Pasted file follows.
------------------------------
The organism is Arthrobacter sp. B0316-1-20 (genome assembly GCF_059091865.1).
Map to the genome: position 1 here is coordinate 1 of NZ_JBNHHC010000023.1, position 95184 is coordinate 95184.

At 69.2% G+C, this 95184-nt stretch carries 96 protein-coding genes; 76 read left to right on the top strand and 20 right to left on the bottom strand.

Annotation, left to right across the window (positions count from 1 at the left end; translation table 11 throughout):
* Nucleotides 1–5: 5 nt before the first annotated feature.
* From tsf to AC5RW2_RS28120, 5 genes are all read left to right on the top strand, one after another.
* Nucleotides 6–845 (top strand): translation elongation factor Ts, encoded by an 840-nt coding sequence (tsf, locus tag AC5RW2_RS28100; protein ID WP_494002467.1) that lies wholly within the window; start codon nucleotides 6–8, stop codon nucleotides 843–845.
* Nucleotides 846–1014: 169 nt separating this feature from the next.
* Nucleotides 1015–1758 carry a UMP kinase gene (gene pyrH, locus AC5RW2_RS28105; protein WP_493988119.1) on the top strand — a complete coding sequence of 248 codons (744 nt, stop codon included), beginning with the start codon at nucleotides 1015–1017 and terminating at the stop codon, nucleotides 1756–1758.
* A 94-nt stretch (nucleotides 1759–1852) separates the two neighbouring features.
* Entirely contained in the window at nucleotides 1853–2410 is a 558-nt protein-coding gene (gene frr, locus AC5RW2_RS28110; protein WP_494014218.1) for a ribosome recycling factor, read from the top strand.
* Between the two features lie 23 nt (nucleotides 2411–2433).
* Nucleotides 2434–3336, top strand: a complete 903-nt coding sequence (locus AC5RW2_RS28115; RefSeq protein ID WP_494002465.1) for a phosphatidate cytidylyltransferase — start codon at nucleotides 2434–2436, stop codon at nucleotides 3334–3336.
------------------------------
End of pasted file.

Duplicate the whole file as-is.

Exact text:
The organism is Arthrobacter sp. B0316-1-20 (genome assembly GCF_059091865.1).
Map to the genome: position 1 here is coordinate 1 of NZ_JBNHHC010000023.1, position 95184 is coordinate 95184.

At 69.2% G+C, this 95184-nt stretch carries 96 protein-coding genes; 76 read left to right on the top strand and 20 right to left on the bottom strand.

Annotation, left to right across the window (positions count from 1 at the left end; translation table 11 throughout):
* Nucleotides 1–5: 5 nt before the first annotated feature.
* From tsf to AC5RW2_RS28120, 5 genes are all read left to right on the top strand, one after another.
* Nucleotides 6–845 (top strand): translation elongation factor Ts, encoded by an 840-nt coding sequence (tsf, locus tag AC5RW2_RS28100; protein ID WP_494002467.1) that lies wholly within the window; start codon nucleotides 6–8, stop codon nucleotides 843–845.
* Nucleotides 846–1014: 169 nt separating this feature from the next.
* Nucleotides 1015–1758 carry a UMP kinase gene (gene pyrH, locus AC5RW2_RS28105; protein WP_493988119.1) on the top strand — a complete coding sequence of 248 codons (744 nt, stop codon included), beginning with the start codon at nucleotides 1015–1017 and terminating at the stop codon, nucleotides 1756–1758.
* A 94-nt stretch (nucleotides 1759–1852) separates the two neighbouring features.
* Entirely contained in the window at nucleotides 1853–2410 is a 558-nt protein-coding gene (gene frr, locus AC5RW2_RS28110; protein WP_494014218.1) for a ribosome recycling factor, read from the top strand.
* Between the two features lie 23 nt (nucleotides 2411–2433).
* Nucleotides 2434–3336, top strand: a complete 903-nt coding sequence (locus AC5RW2_RS28115; RefSeq protein ID WP_494002465.1) for a phosphatidate cytidylyltransferase — start codon at nucleotides 2434–2436, stop codon at nucleotides 3334–3336.